The meeting in Havana took place in a room at the José Martí International Airport, a venue chosen as neutral territory for both Rome and Moscow. Kirill was on a South American tour, while Francis was on his way to visiting Mexico. They met from 2:00 until around 4:00, before issuing a declaration that had been prepared in advance for their signatures on the day. Its call for uniting in a spiritual recognition of their shared past (the first thousand years) despite the many tensions that had developed following the schism. Nevertheless, the declaration did not actually tackle the doctrinal issues that led to the schism, and many of the other members of the Orthodox Church, especially the Ukrainian Orthodox Church, were highly critical of some of the political aspects of the document.
3. In June of 2016, the Brexit referendum in the United Kingdom led to the dissolution of the British Commonwealth.

Answer: False

Brexit is the popular term used to describe the move to have Great Britain leave the European Union, a membership with a troubled history. In 1961 the UK applied to join the European Economic Community (EEC, also called the Common Market), but were vetoed by France; they finally joined in 1973. In 1975 the first referendum about continuing membership was held, with over two thirds of the voters in favour of remaining. The formation of the European Union in 1993 led to increasing concern about the move towards political as well as economic integration.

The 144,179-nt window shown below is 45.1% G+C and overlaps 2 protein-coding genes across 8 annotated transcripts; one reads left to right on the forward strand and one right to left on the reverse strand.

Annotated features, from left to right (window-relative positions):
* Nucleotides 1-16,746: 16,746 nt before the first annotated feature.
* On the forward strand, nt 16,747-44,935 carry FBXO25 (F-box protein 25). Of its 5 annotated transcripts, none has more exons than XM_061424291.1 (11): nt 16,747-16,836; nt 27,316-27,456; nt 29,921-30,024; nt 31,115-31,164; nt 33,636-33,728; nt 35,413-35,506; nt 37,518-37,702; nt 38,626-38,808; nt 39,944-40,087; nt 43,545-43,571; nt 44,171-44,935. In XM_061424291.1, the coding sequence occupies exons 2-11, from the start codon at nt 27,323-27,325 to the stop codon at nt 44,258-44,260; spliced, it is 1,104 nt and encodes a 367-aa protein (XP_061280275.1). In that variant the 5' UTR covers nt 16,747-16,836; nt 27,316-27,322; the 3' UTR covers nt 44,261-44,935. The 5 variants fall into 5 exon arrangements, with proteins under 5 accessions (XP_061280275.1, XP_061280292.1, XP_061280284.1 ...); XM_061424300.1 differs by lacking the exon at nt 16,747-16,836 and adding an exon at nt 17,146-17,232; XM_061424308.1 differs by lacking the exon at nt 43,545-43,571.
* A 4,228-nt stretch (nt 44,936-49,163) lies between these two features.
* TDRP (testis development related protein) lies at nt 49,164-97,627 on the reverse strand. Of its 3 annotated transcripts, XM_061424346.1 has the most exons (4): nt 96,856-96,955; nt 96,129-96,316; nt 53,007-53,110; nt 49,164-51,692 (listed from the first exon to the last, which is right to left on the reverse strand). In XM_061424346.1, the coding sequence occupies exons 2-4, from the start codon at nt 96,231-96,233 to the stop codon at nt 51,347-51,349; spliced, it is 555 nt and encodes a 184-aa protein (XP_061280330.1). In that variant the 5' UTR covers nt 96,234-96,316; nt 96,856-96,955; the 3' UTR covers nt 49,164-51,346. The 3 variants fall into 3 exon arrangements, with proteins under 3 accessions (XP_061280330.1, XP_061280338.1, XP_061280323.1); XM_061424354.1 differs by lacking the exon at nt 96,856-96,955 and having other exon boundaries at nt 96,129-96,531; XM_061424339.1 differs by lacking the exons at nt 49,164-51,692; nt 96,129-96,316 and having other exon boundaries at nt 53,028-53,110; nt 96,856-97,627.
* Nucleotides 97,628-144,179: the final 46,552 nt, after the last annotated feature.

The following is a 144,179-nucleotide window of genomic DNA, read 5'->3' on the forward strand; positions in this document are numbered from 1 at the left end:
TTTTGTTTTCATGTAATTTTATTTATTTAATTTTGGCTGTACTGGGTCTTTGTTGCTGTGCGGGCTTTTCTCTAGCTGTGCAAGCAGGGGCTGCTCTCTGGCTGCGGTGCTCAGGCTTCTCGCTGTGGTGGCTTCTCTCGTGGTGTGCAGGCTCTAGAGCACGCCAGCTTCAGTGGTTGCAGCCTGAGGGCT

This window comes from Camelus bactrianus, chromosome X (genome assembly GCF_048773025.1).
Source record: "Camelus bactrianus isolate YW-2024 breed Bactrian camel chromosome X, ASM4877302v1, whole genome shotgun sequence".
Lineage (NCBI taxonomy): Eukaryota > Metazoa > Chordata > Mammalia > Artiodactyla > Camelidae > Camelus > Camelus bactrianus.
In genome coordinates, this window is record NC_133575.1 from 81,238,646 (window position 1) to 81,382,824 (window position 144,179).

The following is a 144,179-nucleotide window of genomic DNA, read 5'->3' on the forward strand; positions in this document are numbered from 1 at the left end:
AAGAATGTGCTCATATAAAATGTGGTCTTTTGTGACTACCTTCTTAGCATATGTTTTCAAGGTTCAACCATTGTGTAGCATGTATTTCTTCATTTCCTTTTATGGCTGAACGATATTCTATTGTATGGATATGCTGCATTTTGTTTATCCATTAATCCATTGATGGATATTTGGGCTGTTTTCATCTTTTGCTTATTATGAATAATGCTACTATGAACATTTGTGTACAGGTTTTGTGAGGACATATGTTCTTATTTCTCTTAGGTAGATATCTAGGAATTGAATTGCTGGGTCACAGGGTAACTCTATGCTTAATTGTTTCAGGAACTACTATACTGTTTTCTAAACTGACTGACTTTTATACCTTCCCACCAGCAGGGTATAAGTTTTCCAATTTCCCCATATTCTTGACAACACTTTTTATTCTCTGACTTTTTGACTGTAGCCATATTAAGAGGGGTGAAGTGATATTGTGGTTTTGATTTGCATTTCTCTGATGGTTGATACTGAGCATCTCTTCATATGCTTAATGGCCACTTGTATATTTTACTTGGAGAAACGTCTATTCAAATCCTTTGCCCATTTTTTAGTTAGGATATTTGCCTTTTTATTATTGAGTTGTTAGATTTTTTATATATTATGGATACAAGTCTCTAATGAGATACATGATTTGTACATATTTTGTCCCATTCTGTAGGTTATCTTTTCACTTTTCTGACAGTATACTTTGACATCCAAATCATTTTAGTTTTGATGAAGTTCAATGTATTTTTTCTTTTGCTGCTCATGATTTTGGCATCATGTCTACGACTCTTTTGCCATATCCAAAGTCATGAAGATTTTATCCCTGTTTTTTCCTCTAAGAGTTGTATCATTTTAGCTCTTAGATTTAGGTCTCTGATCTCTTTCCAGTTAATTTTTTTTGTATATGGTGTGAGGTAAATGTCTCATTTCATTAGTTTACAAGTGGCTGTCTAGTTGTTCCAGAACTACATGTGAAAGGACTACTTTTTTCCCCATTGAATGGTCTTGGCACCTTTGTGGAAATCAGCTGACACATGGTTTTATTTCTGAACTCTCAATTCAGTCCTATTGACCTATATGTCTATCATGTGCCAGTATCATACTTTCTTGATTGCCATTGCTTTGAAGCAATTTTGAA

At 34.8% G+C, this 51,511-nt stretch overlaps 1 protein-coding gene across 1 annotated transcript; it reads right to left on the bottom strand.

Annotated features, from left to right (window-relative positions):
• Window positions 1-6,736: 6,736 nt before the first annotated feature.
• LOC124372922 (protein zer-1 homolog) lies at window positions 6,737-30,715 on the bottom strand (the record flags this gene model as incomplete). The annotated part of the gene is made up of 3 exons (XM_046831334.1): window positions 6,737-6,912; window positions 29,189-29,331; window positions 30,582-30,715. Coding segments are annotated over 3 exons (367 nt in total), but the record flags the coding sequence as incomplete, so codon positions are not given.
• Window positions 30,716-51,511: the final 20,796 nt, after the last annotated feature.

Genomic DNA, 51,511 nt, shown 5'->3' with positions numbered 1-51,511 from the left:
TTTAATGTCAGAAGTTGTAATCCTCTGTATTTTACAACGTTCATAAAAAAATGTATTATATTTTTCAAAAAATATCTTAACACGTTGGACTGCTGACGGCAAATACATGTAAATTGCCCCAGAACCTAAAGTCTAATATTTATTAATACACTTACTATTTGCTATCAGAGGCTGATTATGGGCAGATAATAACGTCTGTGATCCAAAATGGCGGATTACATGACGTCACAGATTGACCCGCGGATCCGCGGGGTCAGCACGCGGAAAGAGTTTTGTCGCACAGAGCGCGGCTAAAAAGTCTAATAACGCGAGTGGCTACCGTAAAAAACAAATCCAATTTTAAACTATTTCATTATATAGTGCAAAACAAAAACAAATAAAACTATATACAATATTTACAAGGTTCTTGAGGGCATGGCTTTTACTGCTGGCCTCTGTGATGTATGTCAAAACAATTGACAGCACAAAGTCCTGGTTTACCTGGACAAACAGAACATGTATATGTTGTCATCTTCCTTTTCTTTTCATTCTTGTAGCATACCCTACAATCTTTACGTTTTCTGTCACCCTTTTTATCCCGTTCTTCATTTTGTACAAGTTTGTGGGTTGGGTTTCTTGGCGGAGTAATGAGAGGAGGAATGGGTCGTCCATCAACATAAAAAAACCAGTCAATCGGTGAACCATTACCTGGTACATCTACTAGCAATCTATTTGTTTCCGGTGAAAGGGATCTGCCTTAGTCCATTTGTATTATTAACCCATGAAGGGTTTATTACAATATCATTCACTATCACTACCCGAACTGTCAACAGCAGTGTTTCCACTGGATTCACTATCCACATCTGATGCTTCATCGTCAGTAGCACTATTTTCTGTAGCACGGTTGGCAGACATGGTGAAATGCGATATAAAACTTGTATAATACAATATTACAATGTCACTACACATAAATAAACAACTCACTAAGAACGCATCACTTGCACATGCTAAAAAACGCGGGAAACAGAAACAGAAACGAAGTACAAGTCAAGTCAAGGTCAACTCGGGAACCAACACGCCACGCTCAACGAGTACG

In 2013 Prime Minister David Cameron committed his party to negotiating better terms for the nation, to be followed by a referendum as to whether or not they should remain members of the EU. This referendum was held on 23 June, and led to a vote of roughly 17 million in favour of leaving, and 16 million in favour of remaining members of the EU. David Cameron, who had campaigned for remaining, resigned the leadership, and Theresa May took over the exit process. It proved a real challenge to negotiate terms that were acceptable to Parliament, and ultimately she was replaced as Prime Minister in July of 2019 by Boris Johnson. On 31 January 2020 the UK officially left the European Union.